Update from the Pacific Institute California Drought Response Group – July 22


For the latest updates about the California drought go to www.californiadrought.org

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This week in… Groundwater

Last Tuesday, Sacramento Superior Court Judge Allen Sumner ordered Siskiyou County to regulate groundwater pumping in order to protect the Scott River. The Environmental Law Foundation, the Pacific Coast Federation of Fishermen’s Associations, and the Institute for Fisheries Resources brought the case against the county and the State Water Resources Control Board after groundwater pumping had caused water levels in the Scotts River to decline dramatically, in some cases to the point where the river would dry up in the summer and fall, impacting fish and, notably, navigability.

Under California law, the state holds navigable waterways “in trust” for the benefit of all Californians and must take this responsibility into account when making decisions that will impact the public trust. The court decision states that, “the court concludes the public trust doctrine protects navigable waterways from harm caused by groundwater extraction…[and]  the County, as a subdivision of the State, is required to consider the public trust when it issues well drilling permits.”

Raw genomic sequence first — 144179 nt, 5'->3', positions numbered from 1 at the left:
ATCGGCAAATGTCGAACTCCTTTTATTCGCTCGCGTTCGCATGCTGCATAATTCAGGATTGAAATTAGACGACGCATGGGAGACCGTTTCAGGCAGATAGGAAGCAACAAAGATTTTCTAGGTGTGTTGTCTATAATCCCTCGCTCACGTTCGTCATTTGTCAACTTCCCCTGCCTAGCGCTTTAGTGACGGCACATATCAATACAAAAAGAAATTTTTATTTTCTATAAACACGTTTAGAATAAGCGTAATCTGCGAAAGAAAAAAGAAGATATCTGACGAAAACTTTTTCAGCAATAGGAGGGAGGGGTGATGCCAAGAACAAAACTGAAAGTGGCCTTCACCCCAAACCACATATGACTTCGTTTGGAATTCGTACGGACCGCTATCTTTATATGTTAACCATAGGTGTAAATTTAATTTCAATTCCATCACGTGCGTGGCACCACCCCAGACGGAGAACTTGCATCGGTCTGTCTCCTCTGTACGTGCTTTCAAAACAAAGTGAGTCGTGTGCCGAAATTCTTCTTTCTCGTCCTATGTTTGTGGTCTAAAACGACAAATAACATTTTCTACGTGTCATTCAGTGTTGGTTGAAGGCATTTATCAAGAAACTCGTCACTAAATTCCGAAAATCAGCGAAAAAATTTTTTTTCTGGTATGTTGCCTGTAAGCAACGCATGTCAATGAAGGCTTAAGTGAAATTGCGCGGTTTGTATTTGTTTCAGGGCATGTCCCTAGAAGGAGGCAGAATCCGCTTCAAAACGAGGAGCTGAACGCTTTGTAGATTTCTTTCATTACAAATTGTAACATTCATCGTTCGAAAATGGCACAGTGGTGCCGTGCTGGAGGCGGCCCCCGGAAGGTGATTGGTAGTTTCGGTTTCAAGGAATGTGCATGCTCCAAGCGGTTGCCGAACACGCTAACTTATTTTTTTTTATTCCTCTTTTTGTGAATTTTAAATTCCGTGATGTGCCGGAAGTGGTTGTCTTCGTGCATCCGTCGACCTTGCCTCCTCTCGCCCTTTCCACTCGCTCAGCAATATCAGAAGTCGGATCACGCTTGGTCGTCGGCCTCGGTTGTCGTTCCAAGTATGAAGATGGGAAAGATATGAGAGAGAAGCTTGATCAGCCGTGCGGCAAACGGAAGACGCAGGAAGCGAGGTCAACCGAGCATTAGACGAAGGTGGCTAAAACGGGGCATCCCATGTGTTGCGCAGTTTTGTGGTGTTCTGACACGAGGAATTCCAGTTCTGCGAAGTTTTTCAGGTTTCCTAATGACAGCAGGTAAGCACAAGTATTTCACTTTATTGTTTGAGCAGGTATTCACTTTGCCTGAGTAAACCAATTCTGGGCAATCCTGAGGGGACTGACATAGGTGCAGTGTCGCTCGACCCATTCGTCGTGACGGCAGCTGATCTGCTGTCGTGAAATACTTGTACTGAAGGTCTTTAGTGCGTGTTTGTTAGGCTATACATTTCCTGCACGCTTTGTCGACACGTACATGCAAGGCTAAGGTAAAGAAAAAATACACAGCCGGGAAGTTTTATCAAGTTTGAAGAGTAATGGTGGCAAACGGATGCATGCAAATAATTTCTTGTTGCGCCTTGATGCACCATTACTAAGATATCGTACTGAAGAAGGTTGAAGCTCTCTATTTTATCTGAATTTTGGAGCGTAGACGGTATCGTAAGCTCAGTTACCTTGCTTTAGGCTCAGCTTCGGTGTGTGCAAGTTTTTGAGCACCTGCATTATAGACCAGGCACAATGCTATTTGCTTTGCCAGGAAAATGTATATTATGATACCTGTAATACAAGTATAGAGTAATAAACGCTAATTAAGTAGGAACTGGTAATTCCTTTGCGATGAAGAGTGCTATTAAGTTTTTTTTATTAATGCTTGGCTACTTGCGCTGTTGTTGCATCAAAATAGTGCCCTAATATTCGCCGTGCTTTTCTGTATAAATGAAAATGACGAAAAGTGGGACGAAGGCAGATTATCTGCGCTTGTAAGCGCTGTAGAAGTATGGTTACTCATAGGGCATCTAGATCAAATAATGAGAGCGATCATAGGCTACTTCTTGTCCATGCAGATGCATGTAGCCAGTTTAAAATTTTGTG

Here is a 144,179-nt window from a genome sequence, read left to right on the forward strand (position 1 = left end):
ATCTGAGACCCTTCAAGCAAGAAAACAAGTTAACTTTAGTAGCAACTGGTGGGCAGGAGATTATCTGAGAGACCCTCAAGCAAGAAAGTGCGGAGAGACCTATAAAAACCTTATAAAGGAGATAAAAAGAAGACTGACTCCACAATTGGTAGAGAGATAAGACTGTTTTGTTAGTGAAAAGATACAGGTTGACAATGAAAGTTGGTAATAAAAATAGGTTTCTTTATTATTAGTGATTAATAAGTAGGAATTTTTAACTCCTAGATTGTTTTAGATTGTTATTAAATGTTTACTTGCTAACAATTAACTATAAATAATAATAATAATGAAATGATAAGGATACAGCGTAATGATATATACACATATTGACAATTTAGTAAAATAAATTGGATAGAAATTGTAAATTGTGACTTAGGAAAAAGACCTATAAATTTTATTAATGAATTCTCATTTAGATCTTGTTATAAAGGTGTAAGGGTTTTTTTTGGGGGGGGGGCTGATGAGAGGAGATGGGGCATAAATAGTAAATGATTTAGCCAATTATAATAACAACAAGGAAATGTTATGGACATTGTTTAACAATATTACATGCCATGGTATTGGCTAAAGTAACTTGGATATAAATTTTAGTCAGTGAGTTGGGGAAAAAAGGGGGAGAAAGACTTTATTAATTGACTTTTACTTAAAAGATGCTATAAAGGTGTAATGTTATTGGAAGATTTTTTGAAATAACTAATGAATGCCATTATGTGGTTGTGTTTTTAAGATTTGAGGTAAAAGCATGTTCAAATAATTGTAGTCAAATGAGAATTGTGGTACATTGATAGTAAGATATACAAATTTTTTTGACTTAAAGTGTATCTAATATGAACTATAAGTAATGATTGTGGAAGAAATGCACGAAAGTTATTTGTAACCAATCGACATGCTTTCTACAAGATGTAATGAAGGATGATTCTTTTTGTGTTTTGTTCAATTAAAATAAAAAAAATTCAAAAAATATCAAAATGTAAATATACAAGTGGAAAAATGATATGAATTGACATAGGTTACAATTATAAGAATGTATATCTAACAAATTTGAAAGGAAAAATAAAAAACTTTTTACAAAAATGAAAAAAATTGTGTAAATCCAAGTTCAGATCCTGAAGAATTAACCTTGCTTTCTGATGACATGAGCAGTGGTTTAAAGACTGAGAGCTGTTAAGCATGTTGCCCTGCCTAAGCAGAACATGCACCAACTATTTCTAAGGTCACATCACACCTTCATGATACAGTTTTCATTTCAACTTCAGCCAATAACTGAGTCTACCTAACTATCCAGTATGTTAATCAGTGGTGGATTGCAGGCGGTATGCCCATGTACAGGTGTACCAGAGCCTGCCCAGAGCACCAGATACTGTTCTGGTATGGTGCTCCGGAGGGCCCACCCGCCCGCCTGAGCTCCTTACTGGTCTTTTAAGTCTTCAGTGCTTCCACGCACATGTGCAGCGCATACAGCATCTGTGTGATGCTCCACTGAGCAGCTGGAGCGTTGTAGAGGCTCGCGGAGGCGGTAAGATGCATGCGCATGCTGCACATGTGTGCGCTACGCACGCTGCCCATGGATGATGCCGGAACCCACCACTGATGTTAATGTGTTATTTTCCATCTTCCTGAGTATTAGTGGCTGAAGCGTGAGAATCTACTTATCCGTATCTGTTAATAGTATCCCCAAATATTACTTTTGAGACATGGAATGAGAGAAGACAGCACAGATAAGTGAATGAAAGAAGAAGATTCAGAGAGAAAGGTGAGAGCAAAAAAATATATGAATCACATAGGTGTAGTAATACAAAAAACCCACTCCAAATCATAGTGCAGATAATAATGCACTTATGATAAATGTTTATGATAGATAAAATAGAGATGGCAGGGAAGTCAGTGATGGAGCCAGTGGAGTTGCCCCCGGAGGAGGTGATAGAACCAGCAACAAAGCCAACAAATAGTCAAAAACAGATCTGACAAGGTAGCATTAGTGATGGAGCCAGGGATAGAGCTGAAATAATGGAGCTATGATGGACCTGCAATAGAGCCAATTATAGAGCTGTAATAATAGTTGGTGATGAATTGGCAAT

In response to the decision, State Board attorney Michael Lauffer told Bloomberg BNA, “Judge Sumner’s decision is an important and thoughtful decision which reaffirms that the public trust doctrine protects our state’s navigable waterways.”

The county is expected to appeal the decision.

In other news…

  • The Environmental Law Foundation is also busy sending letters to agricultural water districts that have not developed their Agricultural Water Management Plans, as required by legislation, threatening suit if they do not.
  • On Tuesday, the State Board approved an emergency regulation to improve water conservation in urban areas.
  • USDA is providing $9.7 million in emergency water assistance to 73,000 residents in 11 California counties. 

California Drought Status

Drought Monitor

Droughts conditions as measured by the US Drought Monitor worsened this week, with nearly 82% of the state in extreme drought, up from 79% last week.



This graph shows the development of drought conditions in California since the U.S. Drought Monitor was established. (Image created by Teamrat A. Ghezzehei)


Reservoir Conditions

Statewide, California’s major reservoirs are at about 38% of total capacity and 53% of normal.


Statewide Water Conservation

A new State Board survey showed water use in May increased 1% from the past two years, although the increase was concentrated in the North Lahontan and South Coast hydrologic regions.